The tragedy in this story, and there is tragedy, was pretty heartbreaking. I can’t give it away as that is too much of a spoiler. But, I will say that the Baxter family rallies around each other as they have never had to do before and it is hard, heartbreaking and yet in that way that Karen Kingsbury always has with her storytelling, it is filled with heart, faith in God and their deep abiding love for each other that actually leaves you with tremendous hope and faith.  I thought this ending was very fitting and there is a hope that Karen Kingsbury will still give us certain little sneak- peaks into the Baxter’s lives in the future through other books.  I will have to say that for some reason this series has struck a chord with me and I know many other’s as her books are often NY times bestsellers.  There is just something about the Baxter family that you just really care about these characters and what happens to them. And so with this last book, as I began to read it, I thought that the title was so apropos “Coming Home” as that is how you feel about the Baxter’s that they are real and could be your next door neighbors, and what wonderful neighbors they would be.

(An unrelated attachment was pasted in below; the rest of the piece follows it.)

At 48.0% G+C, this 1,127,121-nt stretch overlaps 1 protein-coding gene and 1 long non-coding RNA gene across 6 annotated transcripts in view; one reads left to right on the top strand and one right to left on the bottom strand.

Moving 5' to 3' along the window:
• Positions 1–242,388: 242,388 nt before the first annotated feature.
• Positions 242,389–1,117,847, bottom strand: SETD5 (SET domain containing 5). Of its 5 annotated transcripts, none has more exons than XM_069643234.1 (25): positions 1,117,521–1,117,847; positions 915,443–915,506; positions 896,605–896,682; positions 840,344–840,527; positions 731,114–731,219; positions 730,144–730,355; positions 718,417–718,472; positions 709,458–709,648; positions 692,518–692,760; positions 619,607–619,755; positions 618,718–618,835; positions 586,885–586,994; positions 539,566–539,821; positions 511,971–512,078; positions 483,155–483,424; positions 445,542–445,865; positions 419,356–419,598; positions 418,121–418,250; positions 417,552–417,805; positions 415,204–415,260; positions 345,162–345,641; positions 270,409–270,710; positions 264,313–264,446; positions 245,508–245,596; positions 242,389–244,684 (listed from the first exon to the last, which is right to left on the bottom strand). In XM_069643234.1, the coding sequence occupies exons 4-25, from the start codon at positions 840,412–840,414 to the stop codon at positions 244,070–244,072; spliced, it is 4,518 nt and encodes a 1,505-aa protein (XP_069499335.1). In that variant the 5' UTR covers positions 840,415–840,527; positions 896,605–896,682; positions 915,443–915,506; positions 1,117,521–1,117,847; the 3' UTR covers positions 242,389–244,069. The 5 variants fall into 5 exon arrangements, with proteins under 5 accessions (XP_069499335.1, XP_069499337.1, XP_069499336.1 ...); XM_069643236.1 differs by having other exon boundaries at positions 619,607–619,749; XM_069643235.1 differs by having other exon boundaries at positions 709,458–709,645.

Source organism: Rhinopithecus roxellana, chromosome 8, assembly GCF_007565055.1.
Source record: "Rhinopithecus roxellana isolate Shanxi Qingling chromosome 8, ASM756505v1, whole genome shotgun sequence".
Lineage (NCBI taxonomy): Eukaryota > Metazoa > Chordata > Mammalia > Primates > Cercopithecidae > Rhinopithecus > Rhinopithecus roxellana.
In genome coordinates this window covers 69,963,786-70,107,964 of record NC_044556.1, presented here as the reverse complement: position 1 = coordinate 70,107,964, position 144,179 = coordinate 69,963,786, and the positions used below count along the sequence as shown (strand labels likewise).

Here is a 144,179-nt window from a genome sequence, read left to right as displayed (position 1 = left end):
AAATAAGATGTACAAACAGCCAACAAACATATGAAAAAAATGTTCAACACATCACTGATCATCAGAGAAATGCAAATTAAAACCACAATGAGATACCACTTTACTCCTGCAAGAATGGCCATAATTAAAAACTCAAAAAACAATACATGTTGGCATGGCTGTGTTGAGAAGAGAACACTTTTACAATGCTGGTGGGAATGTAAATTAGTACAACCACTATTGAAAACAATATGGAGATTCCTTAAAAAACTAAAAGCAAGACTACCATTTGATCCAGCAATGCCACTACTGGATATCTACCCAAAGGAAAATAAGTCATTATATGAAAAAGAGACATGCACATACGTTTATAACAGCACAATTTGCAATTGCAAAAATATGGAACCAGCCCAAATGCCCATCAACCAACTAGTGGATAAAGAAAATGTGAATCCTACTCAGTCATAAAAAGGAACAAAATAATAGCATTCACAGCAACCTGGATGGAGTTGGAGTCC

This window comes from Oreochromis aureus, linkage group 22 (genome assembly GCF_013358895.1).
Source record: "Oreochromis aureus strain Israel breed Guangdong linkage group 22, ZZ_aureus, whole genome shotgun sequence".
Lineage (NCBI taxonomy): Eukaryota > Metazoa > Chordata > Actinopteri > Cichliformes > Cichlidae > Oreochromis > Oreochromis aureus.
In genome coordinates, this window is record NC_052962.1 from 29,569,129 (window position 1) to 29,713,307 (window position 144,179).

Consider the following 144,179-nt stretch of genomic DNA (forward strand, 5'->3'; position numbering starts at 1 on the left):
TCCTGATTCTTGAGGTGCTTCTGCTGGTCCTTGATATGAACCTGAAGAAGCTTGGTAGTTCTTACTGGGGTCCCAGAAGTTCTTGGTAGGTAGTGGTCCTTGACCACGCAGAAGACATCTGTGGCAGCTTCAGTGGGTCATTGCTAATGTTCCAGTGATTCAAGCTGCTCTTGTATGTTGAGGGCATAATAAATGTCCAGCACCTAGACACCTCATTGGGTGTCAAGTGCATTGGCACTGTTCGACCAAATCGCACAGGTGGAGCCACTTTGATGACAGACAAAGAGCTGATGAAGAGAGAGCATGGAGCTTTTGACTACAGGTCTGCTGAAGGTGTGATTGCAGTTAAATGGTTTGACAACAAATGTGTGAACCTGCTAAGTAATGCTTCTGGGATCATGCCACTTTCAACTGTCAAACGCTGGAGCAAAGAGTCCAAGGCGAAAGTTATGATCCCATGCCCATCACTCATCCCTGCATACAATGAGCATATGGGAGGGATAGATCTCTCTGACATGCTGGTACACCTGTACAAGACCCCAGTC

5 stars

I received a free digital copy if this book for review purposes.  All opinions expressed are honest and my own.

Wednesday, June 20, 2012

Review on Wildflowers from Winter by Katie Ganshert

Bethany Quinn is a girl who seemingly has it all- a great job as an architect at a prestigious Chicago firm, youth, beauty and a boyfriend of three years.  But appearances can be deceiving as she also has a past; a past she has definitely moved on from, living in a trailer park in Iowa with a difficult, confusing relationship with her mother as well as a father that left her life too soon, leaving her with heartache and despair. The past wasn’t all bad though as her Grandpa Dan also lived there on his extensive farm where so many good childhood memories were born.